Tuesday, September 11, 2012

Swiss Curiosities

I love finding new Swiss Curiosities.  Although let´s be honest. Sometimes I don´t think curiosities are the right word...they´re the cultural habits that wouldn´t stand a chance in Australia. 

I discovered my first SC on my first day here.  It was the whole recycling business.  And tying up the piles of papers with string. And then the realisation that it was more likely the Swiss government is collecting string.

There have been others along the way.  Including the constant voting, the cleanliness, and the need to always be on time.  Always. Always.

I was introduced to another today: the Radfahrer Prüfung.  MLF2 (11 years) and all the kids in the 6th class have to take a practical test around the village to see if they know how to ride a bike on the road.  Until they past this test, they are only allowed to ride on the footpath.  She was quite nervous but passed with flying colours.  It made me laugh a little to be driving yesterday evening and this morning and see lots of parents taking their kids out for their last minute practice.  I mean, who wants to be stuck riding your bike on the footpath for your whole life!?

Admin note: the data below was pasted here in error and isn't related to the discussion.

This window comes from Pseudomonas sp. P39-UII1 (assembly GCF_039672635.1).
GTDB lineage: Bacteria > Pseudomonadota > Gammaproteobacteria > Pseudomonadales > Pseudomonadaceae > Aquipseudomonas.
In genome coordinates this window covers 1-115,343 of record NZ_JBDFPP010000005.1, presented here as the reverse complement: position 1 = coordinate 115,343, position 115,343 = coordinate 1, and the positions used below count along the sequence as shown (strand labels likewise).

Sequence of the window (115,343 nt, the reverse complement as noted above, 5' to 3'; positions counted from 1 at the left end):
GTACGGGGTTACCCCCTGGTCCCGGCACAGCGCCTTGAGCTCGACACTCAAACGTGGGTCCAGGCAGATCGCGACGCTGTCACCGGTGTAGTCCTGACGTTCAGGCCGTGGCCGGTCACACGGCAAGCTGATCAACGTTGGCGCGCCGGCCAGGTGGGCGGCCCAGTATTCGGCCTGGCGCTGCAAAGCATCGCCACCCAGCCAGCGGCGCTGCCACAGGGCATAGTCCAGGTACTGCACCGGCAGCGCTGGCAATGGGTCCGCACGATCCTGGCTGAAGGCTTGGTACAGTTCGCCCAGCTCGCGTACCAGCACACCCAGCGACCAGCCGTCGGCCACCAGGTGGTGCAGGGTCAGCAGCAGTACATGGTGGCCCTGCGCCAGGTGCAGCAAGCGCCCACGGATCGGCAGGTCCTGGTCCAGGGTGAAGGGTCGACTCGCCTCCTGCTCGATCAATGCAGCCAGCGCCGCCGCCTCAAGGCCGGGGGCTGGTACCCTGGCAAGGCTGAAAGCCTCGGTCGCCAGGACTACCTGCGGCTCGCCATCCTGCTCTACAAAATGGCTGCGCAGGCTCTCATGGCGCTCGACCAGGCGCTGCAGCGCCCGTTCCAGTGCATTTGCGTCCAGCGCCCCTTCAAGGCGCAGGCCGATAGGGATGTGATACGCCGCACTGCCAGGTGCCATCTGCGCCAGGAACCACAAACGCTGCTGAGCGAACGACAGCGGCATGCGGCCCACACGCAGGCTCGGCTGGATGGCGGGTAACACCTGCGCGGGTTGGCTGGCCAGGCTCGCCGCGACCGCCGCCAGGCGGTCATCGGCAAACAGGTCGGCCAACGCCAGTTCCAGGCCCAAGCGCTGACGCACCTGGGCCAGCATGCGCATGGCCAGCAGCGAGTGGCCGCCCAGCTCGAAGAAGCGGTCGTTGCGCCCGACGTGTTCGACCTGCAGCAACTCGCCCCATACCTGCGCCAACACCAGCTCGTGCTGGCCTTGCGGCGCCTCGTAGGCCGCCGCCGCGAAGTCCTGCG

Congratulations MLF2.  Welcome to the real world road.

Not quite a curiosity, but I do love the Swiss farms in the Zürich surrounds.

Thursday, September 6, 2012

Too many good things!

You can fit quite a lot of things into a week or two.  Hard to believe I´ve only been back in Switzerland for a couple of weeks!

Two weeks ago, I was here.